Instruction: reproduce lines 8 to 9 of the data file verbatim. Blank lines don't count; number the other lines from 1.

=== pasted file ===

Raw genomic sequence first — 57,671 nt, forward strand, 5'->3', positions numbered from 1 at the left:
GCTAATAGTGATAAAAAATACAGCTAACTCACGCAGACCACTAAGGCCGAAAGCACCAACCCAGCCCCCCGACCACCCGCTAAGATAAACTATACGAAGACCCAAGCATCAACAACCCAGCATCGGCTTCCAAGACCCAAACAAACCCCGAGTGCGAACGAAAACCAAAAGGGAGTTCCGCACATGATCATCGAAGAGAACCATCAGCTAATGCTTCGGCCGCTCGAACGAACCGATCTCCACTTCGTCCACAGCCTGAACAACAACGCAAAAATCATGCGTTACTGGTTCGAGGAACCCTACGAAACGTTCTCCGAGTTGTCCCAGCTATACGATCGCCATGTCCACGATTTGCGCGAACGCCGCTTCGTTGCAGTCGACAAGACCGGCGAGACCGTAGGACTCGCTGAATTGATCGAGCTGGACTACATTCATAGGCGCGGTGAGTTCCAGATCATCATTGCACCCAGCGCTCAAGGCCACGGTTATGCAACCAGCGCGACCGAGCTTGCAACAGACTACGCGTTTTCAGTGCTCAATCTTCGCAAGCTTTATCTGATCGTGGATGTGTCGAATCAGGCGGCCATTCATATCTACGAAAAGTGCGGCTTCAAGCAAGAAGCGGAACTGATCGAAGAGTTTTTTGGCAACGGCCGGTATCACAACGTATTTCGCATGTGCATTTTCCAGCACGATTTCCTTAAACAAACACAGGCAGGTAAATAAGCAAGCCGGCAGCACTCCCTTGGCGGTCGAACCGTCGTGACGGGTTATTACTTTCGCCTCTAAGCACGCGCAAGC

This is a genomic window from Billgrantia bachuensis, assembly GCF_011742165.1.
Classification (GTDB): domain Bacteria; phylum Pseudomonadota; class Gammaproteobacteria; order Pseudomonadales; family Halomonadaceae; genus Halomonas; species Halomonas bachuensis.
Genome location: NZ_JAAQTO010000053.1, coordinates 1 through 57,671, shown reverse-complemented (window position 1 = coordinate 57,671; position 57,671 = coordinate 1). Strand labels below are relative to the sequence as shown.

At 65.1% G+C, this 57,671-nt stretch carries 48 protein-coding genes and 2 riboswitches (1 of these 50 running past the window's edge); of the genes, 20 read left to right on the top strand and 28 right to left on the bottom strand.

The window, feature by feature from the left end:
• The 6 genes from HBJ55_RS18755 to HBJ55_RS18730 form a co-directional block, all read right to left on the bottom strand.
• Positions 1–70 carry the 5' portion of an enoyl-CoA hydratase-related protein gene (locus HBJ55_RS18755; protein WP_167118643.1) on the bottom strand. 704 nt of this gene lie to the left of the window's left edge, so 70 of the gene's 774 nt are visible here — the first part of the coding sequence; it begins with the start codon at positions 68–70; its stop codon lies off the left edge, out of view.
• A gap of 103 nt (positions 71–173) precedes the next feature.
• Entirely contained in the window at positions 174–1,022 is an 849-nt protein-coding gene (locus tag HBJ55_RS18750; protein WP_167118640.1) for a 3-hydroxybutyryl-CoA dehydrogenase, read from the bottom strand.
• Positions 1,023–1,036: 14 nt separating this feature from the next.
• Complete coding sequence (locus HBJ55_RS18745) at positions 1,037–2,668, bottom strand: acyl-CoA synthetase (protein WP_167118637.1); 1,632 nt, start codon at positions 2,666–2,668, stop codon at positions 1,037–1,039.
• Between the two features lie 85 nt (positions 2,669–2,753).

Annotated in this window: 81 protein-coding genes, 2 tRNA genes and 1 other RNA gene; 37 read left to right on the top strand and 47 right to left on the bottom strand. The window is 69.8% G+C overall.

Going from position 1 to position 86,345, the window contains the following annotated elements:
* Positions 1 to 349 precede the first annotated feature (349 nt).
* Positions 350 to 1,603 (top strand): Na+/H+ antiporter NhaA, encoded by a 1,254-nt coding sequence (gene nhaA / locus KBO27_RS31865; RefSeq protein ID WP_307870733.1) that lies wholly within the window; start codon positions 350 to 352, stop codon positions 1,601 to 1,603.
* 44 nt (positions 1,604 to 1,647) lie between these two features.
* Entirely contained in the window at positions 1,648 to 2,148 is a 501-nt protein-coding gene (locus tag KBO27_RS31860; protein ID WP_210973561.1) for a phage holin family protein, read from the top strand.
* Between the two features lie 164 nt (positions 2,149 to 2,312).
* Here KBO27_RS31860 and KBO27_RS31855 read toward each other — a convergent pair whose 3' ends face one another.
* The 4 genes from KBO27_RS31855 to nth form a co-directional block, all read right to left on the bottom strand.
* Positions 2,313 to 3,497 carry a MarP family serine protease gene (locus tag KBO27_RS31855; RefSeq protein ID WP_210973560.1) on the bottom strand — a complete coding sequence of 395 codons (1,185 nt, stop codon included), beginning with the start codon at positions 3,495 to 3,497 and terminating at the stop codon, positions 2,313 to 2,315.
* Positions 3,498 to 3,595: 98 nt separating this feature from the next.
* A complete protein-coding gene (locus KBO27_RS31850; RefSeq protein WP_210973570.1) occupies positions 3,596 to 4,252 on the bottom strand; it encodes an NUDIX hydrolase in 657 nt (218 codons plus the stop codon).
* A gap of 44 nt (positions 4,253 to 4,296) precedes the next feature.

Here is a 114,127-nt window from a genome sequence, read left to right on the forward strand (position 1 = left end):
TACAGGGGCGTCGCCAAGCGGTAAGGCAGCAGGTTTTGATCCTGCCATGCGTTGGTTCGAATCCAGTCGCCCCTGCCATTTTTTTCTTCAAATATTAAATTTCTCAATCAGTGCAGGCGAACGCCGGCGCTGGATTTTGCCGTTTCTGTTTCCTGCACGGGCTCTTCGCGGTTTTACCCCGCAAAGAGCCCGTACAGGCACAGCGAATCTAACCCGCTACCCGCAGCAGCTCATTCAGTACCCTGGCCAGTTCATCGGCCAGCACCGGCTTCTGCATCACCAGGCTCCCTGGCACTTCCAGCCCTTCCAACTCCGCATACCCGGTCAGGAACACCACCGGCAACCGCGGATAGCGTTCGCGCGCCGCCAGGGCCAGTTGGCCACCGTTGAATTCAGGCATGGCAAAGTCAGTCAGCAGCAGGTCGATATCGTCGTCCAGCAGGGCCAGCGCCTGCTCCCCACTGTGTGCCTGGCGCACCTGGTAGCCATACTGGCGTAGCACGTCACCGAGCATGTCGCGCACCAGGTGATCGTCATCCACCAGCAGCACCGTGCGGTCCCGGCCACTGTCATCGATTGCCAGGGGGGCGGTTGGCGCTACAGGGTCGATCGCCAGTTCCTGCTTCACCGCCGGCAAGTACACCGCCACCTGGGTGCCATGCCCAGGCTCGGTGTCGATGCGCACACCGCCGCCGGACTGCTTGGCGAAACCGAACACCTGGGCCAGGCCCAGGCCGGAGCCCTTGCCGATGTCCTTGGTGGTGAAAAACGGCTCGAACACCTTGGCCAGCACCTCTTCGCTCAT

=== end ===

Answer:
• The 6 genes from HBJ55_RS18755 to HBJ55_RS18730 form a co-directional block, all read right to left on the bottom strand.
• Positions 1–70 carry the 5' portion of an enoyl-CoA hydratase-related protein gene (locus HBJ55_RS18755; protein WP_167118643.1) on the bottom strand. 704 nt of this gene lie to the left of the window's left edge, so 70 of the gene's 774 nt are visible here — the first part of the coding sequence; it begins with the start codon at positions 68–70; its stop codon lies off the left edge, out of view.